Wilhelmina Barns-Graham in Beverley
Geoff and Scruffy, 1955, linocut
'A Different Way of Working - the prints of Wilhelmina Barns-Graham' goes to Beverley Art Gallery
Curated by Ann Gunn the exhibition spans fifty years of Wilhelmina Barns-Graham’s printmaking, from her first linocuts in the early 1950s to the significant collection of screenprints she started in 1998, at the age of eighty-six.
In the early years Barns-Graham experimented with a variety of techniques including off-set, a form of monotype, which allowed her to make copies of her drawings. The process was developed by Paul Klee, and introduced to the UK by the Polish artist Jankel Adler. It is likely that Barns-Graham picked up the technique from Adler, as well as through her friends ‘the two Roberts’ – Colquhoun and MacBryde.
Barns-Graham explored linocut, etching, lithography and screenprinting during the 1950s. Her printmaking reflected the interests and themes in her painting, with etchings of her renowned glacier studies and linocut prints on the subject of rock forms.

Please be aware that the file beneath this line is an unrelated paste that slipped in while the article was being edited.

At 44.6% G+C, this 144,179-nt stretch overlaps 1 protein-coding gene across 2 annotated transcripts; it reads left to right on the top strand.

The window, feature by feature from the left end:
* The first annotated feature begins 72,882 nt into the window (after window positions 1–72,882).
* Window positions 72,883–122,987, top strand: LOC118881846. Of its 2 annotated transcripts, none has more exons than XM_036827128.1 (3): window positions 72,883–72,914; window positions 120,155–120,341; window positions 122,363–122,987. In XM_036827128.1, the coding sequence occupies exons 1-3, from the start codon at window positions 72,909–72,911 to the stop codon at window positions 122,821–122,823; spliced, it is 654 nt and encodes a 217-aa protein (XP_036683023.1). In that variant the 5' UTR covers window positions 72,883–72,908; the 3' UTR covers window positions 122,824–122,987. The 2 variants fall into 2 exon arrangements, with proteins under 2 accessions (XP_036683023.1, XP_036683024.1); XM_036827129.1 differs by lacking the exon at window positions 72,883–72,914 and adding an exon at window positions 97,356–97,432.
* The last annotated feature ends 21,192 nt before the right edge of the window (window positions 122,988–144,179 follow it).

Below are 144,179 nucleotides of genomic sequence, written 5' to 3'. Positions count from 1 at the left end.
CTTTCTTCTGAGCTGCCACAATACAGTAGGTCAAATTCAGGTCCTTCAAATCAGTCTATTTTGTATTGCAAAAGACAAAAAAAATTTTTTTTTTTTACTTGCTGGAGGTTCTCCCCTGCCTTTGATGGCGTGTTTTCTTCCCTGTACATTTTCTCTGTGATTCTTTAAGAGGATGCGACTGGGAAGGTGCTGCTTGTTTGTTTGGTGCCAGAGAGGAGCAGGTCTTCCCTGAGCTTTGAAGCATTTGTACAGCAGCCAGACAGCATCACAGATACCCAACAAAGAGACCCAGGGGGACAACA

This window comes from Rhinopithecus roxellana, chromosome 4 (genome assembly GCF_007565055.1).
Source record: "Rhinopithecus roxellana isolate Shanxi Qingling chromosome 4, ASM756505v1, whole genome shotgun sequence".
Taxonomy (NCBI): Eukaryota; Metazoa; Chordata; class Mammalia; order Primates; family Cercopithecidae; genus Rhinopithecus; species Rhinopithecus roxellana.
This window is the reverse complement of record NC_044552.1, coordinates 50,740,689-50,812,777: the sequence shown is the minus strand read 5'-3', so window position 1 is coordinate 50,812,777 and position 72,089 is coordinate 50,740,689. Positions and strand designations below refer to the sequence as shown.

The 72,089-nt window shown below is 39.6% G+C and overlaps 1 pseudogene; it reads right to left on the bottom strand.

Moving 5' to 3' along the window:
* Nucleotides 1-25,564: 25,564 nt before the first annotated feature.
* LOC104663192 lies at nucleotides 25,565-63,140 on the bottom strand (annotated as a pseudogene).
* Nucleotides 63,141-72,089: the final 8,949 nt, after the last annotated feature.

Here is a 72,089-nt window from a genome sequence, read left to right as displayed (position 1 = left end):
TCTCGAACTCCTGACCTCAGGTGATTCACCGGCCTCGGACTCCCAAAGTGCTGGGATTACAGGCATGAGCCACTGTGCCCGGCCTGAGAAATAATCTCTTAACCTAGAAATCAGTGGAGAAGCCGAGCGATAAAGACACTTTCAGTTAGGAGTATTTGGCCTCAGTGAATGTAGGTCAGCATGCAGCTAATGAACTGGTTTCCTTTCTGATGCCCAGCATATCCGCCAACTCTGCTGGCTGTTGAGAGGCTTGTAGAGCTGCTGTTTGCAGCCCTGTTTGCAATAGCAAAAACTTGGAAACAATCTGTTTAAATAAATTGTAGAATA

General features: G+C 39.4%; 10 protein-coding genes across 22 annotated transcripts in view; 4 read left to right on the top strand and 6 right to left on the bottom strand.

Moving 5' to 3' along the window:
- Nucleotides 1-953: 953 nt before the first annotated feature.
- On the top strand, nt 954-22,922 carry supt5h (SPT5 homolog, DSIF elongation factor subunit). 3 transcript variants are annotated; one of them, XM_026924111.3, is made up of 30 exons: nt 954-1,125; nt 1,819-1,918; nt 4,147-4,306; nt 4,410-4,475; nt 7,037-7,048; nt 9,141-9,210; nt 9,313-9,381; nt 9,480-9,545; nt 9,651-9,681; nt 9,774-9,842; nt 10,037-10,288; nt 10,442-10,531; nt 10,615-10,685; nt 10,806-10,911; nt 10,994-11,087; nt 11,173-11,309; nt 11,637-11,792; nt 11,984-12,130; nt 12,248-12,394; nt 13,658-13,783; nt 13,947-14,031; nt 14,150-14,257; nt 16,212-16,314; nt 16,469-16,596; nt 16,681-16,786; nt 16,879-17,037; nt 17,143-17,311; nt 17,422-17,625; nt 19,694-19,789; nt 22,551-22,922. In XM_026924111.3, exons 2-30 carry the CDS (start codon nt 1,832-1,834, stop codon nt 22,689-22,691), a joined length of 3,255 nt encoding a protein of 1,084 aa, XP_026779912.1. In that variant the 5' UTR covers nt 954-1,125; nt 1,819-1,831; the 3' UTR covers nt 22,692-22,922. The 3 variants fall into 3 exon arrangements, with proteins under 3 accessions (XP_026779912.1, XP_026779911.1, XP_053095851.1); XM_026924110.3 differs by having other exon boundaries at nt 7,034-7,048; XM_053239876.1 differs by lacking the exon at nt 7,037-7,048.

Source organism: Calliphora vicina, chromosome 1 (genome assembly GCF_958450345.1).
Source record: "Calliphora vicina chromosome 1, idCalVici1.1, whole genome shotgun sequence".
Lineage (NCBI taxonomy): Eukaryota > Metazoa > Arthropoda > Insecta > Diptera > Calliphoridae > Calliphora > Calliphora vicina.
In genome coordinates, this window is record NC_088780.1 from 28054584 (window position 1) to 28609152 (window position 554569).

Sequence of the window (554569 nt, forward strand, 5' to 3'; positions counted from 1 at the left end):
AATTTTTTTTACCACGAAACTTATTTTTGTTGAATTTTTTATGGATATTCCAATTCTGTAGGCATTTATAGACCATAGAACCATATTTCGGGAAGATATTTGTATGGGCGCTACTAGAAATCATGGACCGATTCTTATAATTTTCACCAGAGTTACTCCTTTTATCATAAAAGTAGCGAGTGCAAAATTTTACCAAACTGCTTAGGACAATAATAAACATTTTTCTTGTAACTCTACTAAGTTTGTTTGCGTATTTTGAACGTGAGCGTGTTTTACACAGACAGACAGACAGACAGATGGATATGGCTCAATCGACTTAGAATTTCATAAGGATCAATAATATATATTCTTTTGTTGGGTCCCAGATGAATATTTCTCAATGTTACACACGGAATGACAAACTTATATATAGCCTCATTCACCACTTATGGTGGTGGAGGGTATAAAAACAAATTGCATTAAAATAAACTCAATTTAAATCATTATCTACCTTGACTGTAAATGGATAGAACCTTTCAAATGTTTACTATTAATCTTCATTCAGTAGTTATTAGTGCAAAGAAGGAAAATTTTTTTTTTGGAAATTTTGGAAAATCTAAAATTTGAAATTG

Throughout the 1970s and 1980s, Barns-Graham only produced prints on a sporadic basis. However, from the early 1990s she began a revitalised venture into printmaking. Working with print workshops around the UK, including those of Kip Gresham, Porthmeor and Dundee Printmakers, she was encouraged by the successful way in which her images were translated into print form, and intrigued by the possibilities for making original works in this medium.
In 1998 Barns-Graham started to work on screenprints with Carol Robertson and Robert Adam of Graal Press, Roslin, near Edinburgh. Their working relationship evolved into a highly successful collaboration in which Robertson’s innovations in water-based screenprinting freed Barns-Graham’s creative energies to produce series after series of vibrant and joyful images. Within that five-year period, until the artist’s death in January 2004, Barns-Graham produced a body of sixty five prints.
The exhibition represents Barns-Graham’s journey as a printmaker. In addition, the display features a selection of her tools and studio materials used in the creation of these prints. These provide added educational interest for the visitor in understanding of how prints are made.
Ann Gunn is Head of Museum Studies, University of St Andrews. Her book ‘The Prints of Wilhelmina Barns-Graham – a complete catalogue’ was published by Lund Humphries in 2007.